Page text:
Brief Encounter

Noël Coward, adapted for the stage by Emma Rice
Kneehigh Theatre
The Lowry, Salford

production photo
Production photo
Production photo

Cornwall's Kneehigh Theatre pays its second visit to Salford this month with its highly-acclaimed adaptation of the well-loved David Lean film Brief Encounter.

Originally a short play by Noël Coward called Still Life, the play was turned into the classic doomed love story of British cinema in 1945 and has been given the Kneehigh treatment by the company's artistic director Emma Rice. Laura and Alec, both happily married to others and each with two children, meet by chance in a railway station café in the 1930s and are instantly attracted to one another. They begin a tentative affair in a very old-fashioned, English, middle-class way, despite trying desperately to fulfil their duties with their families and Alec's with his career as a GP. Of course the affair is doomed, but even their planned final farewell is frustrated and becomes painfully curtailed.

Although some of the concerns may seem quaintly old-fashioned now, this story can still provoke emotion and frustration in a modern audience. Kneehigh's adaptation faithfully brings all of the important elements of the film to the stage and really gets across the dilemma by making the love between Laura and Alec genuinely passionate but still making Laura's husband Fred a loyal and sympathetic character who is obviously devoted to his wife and family. Love is also present on the station in the more earthy affairs of young café assistant Beryl with Stanley and café manager Myrtle with porter Albert.

Of course, being a Kneehigh production, there is plenty of playfulness, knockabout comedy and technical trickery around the fairly naturalistic main plot. The audience is welcomed in by the actors all dressed as old-fashioned cinema ushers and by a band playing in the auditorium. The play begins as a scratchy old film on a screen before exploding into live action, and a couple of times characters actually move between the film and the stage. Projection is also used to great effect to create scenery, to add other visual scenes or to introduce the old cinematic metaphor of waves crashing on a beach for sexual passion in a big way. There is a stunning effect near the end when Laura is feeling suicidal and a train passes right across middle of the stage.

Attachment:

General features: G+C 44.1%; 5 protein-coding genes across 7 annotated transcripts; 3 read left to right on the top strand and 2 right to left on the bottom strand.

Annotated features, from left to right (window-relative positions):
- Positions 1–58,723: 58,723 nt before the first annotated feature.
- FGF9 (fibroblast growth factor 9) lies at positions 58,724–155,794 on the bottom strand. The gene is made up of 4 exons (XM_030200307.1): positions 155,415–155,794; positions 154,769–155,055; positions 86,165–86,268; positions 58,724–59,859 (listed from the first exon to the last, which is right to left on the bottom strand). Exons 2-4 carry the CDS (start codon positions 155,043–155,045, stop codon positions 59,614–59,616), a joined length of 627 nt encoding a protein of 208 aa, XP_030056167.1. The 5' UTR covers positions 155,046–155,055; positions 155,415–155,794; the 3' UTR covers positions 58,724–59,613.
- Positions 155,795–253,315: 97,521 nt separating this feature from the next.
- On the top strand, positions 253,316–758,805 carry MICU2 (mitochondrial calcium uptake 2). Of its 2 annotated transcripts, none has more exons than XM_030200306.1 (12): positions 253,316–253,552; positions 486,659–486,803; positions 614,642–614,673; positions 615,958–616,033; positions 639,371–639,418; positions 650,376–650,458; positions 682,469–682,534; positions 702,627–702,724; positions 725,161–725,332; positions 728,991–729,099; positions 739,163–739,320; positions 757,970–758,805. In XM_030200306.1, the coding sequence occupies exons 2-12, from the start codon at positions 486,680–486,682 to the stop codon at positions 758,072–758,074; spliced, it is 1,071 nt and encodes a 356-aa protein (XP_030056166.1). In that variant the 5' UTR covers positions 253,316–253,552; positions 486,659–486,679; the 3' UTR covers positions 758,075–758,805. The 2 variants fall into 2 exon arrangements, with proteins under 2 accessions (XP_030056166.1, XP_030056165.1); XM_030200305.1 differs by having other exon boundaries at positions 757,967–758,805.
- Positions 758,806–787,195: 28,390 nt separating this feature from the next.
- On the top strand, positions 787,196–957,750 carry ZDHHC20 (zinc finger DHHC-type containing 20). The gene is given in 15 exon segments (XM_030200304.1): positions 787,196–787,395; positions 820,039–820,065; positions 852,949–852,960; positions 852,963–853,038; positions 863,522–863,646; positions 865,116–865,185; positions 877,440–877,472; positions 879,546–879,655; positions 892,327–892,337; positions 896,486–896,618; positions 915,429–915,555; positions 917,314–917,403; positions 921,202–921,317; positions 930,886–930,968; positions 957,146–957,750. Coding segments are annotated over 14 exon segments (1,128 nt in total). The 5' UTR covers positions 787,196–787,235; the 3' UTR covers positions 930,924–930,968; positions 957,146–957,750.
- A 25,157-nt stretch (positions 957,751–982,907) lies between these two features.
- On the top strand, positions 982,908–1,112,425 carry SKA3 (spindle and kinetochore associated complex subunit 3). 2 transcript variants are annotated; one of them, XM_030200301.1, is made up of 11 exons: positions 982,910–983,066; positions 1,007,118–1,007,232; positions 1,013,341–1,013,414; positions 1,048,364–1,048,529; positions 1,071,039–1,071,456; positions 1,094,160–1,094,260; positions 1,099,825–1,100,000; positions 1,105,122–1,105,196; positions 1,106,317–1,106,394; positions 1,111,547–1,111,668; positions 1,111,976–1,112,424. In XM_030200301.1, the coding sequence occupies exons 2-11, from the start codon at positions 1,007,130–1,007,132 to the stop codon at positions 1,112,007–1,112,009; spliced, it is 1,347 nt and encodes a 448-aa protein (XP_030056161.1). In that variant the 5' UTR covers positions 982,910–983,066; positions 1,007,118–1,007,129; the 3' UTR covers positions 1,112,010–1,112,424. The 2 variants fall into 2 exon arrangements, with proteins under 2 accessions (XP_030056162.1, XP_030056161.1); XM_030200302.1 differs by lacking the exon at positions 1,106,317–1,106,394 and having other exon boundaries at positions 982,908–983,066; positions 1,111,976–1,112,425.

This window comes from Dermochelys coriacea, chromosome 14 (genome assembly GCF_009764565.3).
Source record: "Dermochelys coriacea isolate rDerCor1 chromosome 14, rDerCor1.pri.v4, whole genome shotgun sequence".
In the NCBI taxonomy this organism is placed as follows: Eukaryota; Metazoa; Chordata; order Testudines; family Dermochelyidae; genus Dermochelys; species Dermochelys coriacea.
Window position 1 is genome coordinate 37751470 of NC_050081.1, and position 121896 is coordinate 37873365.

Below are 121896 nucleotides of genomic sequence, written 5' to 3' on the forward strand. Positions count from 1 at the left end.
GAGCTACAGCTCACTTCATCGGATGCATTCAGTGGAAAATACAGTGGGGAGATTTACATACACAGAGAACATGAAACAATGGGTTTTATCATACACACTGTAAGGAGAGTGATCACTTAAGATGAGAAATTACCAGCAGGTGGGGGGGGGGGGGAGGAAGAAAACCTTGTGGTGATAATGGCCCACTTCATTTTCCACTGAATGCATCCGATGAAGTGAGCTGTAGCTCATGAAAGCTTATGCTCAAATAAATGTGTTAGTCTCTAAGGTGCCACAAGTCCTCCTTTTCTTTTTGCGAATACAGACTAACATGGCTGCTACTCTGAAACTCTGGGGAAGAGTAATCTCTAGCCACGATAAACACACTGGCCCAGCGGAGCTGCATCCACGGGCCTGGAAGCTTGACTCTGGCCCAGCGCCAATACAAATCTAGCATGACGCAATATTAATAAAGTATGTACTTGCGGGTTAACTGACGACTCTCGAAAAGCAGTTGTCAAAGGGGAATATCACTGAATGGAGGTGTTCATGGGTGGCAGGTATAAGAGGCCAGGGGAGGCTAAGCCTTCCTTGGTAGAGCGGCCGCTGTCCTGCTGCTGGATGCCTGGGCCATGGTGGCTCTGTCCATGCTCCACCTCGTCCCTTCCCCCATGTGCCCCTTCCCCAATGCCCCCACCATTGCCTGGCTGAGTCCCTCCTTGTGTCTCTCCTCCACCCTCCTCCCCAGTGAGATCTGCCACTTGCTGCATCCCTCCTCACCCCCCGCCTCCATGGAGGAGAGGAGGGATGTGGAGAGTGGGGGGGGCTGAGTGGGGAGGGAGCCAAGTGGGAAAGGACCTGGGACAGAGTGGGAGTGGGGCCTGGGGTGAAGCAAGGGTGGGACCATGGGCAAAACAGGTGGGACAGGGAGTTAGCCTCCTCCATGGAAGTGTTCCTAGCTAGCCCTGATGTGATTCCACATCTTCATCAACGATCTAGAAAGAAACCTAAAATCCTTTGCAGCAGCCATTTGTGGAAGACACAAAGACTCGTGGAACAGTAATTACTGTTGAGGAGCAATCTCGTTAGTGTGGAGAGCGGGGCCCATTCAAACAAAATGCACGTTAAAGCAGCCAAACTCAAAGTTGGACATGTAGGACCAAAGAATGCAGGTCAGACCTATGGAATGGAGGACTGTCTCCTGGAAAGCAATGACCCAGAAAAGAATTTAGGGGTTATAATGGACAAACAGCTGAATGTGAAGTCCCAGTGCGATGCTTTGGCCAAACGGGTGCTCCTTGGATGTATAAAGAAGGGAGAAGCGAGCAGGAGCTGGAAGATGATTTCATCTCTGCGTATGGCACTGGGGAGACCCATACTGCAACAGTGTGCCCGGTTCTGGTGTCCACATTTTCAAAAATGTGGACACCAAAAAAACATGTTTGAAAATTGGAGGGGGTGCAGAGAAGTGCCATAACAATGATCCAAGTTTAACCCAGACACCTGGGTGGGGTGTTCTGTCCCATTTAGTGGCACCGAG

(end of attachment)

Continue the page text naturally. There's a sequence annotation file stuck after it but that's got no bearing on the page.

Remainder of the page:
There are songs throughout, which are sometimes done as character monologues and sometimes are performed in front of the main cloth as a music hall turn, all written by Coward but many with new music or arrangements by Stu Barker. The Rachmaninoff Piano Concerto is retained from the film for some of Laura's more passionate solo moments.

Hannah Yelland as Laura gives a perfect portrayal of repressed sexuality and duty, and Milo Twomey is equally perfect as playful, passionate young doctor Alec. Joseph Alessi creates a superb double, giving Albert lots of playful, lascivious humour but making Fred really likeable and concerned, which is a key to making the central decision of the play so difficult for the characters. Beverley Rudd gives a wonderful comic performance as Beryl – and a few other larger-than-life characters – very ably supported by Christopher Price as her attentive lover Stanley. Annette McLaughlin has created a wonderful comic character as Myrtle, the bossy manager with the obviously fake 'posh' accent. The ensemble is completed by Violet Ryder and Jack Beale, plus musicians Adam Pleeth and David Brown, as well as puppets for Laura's children – created by Lyndie Wright – who become perfectly believable in skilled hands as squabbling young siblings.

It is so easy to ruin a well-loved classic by adapting it for another medium, as many have found to their cost, but Kneehigh has retained everything that made the original so compelling and made it wonderfully theatrical. The effects are impressive but they also add a great deal to the telling of the story. The added humour, poetic imagery, grotesque characters and songs are integrated intelligently and with a great deal of sensitivity for the original story to make this a really compelling night of theatre.

To 28th March

John Johnson reviewed this production in Northampton

Reviewer: David Chadderton

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